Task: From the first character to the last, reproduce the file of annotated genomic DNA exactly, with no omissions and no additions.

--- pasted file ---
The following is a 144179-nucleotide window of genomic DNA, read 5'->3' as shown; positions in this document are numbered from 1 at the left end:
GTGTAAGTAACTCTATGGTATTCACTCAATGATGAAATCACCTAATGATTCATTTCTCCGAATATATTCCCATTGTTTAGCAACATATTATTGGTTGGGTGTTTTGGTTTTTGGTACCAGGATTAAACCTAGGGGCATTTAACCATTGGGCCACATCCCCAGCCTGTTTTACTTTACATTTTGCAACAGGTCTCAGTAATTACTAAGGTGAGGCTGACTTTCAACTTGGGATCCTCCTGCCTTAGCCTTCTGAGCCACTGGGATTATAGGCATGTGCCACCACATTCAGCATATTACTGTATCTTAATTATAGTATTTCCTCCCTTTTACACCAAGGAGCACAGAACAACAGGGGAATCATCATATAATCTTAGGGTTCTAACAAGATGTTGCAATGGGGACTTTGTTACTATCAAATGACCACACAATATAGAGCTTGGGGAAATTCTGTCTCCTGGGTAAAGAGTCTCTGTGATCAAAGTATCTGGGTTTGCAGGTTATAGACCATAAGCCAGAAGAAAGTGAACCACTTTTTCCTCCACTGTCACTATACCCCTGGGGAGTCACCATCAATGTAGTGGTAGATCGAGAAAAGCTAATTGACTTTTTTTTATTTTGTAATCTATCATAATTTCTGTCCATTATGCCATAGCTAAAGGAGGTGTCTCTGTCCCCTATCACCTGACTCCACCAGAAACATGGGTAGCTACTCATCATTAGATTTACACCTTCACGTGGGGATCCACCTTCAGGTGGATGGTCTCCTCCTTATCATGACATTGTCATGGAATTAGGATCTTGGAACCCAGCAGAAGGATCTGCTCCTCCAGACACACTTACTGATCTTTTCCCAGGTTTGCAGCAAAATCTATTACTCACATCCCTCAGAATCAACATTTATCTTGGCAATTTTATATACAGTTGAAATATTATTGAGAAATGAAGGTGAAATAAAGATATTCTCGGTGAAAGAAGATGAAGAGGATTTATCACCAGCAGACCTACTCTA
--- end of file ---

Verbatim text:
The following is a 144179-nucleotide window of genomic DNA, read 5'->3' as shown; positions in this document are numbered from 1 at the left end:
GTGTAAGTAACTCTATGGTATTCACTCAATGATGAAATCACCTAATGATTCATTTCTCCGAATATATTCCCATTGTTTAGCAACATATTATTGGTTGGGTGTTTTGGTTTTTGGTACCAGGATTAAACCTAGGGGCATTTAACCATTGGGCCACATCCCCAGCCTGTTTTACTTTACATTTTGCAACAGGTCTCAGTAATTACTAAGGTGAGGCTGACTTTCAACTTGGGATCCTCCTGCCTTAGCCTTCTGAGCCACTGGGATTATAGGCATGTGCCACCACATTCAGCATATTACTGTATCTTAATTATAGTATTTCCTCCCTTTTACACCAAGGAGCACAGAACAACAGGGGAATCATCATATAATCTTAGGGTTCTAACAAGATGTTGCAATGGGGACTTTGTTACTATCAAATGACCACACAATATAGAGCTTGGGGAAATTCTGTCTCCTGGGTAAAGAGTCTCTGTGATCAAAGTATCTGGGTTTGCAGGTTATAGACCATAAGCCAGAAGAAAGTGAACCACTTTTTCCTCCACTGTCACTATACCCCTGGGGAGTCACCATCAATGTAGTGGTAGATCGAGAAAAGCTAATTGACTTTTTTTTATTTTGTAATCTATCATAATTTCTGTCCATTATGCCATAGCTAAAGGAGGTGTCTCTGTCCCCTATCACCTGACTCCACCAGAAACATGGGTAGCTACTCATCATTAGATTTACACCTTCACGTGGGGATCCACCTTCAGGTGGATGGTCTCCTCCTTATCATGACATTGTCATGGAATTAGGATCTTGGAACCCAGCAGAAGGATCTGCTCCTCCAGACACACTTACTGATCTTTTCCCAGGTTTGCAGCAAAATCTATTACTCACATCCCTCAGAATCAACATTTATCTTGGCAATTTTATATACAGTTGAAATATTATTGAGAAATGAAGGTGAAATAAAGATATTCTCGGTGAAAGAAGATGAAGAGGATTTATCACCAGCAGACCTACTCTA